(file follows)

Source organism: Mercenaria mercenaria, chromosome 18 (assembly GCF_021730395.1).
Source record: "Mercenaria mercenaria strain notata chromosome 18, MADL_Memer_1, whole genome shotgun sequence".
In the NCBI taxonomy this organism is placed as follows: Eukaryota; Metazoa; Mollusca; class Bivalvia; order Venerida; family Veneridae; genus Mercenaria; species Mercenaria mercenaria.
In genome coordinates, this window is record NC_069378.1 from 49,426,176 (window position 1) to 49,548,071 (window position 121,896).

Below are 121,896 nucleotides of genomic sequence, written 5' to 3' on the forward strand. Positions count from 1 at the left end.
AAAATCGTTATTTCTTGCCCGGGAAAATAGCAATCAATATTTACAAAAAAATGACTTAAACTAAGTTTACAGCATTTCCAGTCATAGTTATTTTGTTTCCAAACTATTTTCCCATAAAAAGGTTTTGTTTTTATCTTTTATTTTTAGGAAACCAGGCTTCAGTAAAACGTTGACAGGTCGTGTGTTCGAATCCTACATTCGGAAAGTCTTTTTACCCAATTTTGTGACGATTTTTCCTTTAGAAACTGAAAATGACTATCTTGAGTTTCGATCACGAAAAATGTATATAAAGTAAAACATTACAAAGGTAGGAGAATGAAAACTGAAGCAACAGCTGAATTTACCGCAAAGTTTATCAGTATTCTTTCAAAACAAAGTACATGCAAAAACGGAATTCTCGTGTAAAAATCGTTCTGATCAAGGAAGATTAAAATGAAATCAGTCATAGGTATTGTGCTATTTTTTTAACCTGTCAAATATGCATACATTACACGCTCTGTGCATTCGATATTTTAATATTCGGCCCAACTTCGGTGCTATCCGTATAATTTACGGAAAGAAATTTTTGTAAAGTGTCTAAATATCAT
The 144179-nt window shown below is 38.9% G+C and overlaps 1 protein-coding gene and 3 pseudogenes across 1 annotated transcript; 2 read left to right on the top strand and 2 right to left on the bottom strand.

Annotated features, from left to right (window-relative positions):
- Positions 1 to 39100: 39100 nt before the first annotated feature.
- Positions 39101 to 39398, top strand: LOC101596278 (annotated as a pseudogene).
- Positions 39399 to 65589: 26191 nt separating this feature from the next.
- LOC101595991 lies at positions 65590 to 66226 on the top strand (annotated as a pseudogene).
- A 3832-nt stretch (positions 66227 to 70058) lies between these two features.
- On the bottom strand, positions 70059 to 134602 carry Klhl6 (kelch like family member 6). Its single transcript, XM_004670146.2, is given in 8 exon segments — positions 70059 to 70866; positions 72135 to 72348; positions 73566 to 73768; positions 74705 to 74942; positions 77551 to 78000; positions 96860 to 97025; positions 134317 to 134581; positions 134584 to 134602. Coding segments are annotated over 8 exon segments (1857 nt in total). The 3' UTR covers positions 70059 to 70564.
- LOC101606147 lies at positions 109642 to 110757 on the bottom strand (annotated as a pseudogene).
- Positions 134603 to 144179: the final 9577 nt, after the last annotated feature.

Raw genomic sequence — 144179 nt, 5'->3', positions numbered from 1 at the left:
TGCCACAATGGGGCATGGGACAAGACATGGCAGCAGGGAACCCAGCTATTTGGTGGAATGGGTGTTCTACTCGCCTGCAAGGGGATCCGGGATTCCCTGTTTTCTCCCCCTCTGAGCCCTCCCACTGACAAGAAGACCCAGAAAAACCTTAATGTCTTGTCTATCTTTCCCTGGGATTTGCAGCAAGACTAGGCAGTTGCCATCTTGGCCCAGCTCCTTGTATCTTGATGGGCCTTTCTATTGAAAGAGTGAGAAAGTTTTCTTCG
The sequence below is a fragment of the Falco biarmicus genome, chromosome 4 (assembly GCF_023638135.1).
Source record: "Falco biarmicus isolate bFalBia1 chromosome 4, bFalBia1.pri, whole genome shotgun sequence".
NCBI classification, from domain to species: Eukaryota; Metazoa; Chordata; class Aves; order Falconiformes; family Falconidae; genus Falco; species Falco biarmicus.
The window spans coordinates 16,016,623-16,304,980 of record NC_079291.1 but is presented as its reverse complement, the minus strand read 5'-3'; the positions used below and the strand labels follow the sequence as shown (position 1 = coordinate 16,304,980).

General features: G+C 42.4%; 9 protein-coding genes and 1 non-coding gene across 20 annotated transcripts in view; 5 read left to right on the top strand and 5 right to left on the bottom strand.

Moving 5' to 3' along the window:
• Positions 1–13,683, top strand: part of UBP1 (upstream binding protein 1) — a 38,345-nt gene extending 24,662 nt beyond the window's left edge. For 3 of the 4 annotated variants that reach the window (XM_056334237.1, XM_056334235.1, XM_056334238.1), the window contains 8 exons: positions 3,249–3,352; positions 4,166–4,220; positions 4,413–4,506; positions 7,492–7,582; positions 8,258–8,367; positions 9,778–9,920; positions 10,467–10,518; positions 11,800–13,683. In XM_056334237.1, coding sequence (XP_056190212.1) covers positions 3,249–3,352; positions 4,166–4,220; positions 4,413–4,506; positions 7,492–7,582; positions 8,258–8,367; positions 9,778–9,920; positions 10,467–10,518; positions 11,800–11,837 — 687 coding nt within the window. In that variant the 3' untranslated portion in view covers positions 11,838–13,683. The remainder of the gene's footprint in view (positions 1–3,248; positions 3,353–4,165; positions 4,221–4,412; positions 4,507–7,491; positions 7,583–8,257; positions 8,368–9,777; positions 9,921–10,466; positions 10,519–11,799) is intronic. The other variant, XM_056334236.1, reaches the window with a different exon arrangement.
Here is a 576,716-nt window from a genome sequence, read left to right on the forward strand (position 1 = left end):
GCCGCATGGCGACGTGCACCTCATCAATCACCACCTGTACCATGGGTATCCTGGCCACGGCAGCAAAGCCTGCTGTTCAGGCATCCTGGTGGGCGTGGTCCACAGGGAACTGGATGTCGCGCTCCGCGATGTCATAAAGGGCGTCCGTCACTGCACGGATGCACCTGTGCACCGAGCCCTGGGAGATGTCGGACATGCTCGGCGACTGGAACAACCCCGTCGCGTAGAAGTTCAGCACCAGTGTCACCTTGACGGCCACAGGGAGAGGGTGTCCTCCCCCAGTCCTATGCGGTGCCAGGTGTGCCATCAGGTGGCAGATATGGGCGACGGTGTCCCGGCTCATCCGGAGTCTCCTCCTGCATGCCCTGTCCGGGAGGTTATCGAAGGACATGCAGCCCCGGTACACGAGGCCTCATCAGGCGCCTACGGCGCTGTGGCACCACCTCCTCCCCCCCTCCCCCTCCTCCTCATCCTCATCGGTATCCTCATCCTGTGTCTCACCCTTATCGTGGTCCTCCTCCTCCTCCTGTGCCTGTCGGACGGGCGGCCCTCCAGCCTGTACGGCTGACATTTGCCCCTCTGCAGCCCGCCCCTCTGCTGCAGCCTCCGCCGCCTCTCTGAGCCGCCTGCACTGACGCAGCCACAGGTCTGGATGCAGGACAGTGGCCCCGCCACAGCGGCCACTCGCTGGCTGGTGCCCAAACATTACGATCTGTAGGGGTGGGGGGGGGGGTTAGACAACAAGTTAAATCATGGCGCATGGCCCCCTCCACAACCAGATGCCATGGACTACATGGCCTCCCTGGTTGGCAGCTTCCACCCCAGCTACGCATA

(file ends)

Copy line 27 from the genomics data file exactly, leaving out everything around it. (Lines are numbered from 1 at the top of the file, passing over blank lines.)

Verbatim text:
GCCGCATGGCGACGTGCACCTCATCAATCACCACCTGTACCATGGGTATCCTGGCCACGGCAGCAAAGCCTGCTGTTCAGGCATCCTGGTGGGCGTGGTCCACAGGGAACTGGATGTCGCGCTCCGCGATGTCATAAAGGGCGTCCGTCACTGCACGGATGCACCTGTGCACCGAGCCCTGGGAGATGTCGGACATGCTCGGCGACTGGAACAACCCCGTCGCGTAGAAGTTCAGCACCAGTGTCACCTTGACGGCCACAGGGAGAGGGTGTCCTCCCCCAGTCCTATGCGGTGCCAGGTGTGCCATCAGGTGGCAGATATGGGCGACGGTGTCCCGGCTCATCCGGAGTCTCCTCCTGCATGCCCTGTCCGGGAGGTTATCGAAGGACATGCAGCCCCGGTACACGAGGCCTCATCAGGCGCCTACGGCGCTGTGGCACCACCTCCTCCCCCCCTCCCCCTCCTCCTCATCCTCATCGGTATCCTCATCCTGTGTCTCACCCTTATCGTGGTCCTCCTCCTCCTCCTGTGCCTGTCGGACGGGCGGCCCTCCAGCCTGTACGGCTGACATTTGCCCCTCTGCAGCCCGCCCCTCTGCTGCAGCCTCCGCCGCCTCTCTGAGCCGCCTGCACTGACGCAGCCACAGGTCTGGATGCAGGACAGTGGCCCCGCCACAGCGGCCACTCGCTGGCTGGTGCCCAAACATTACGATCTGTAGGGGTGGGGGGGGGGGTTAGACAACAAGTTAAATCATGGCGCATGGCCCCCTCCACAACCAGATGCCATGGACTACATGGCCTCCCTGGTTGGCAGCTTCCACCCCAGCTACGCATA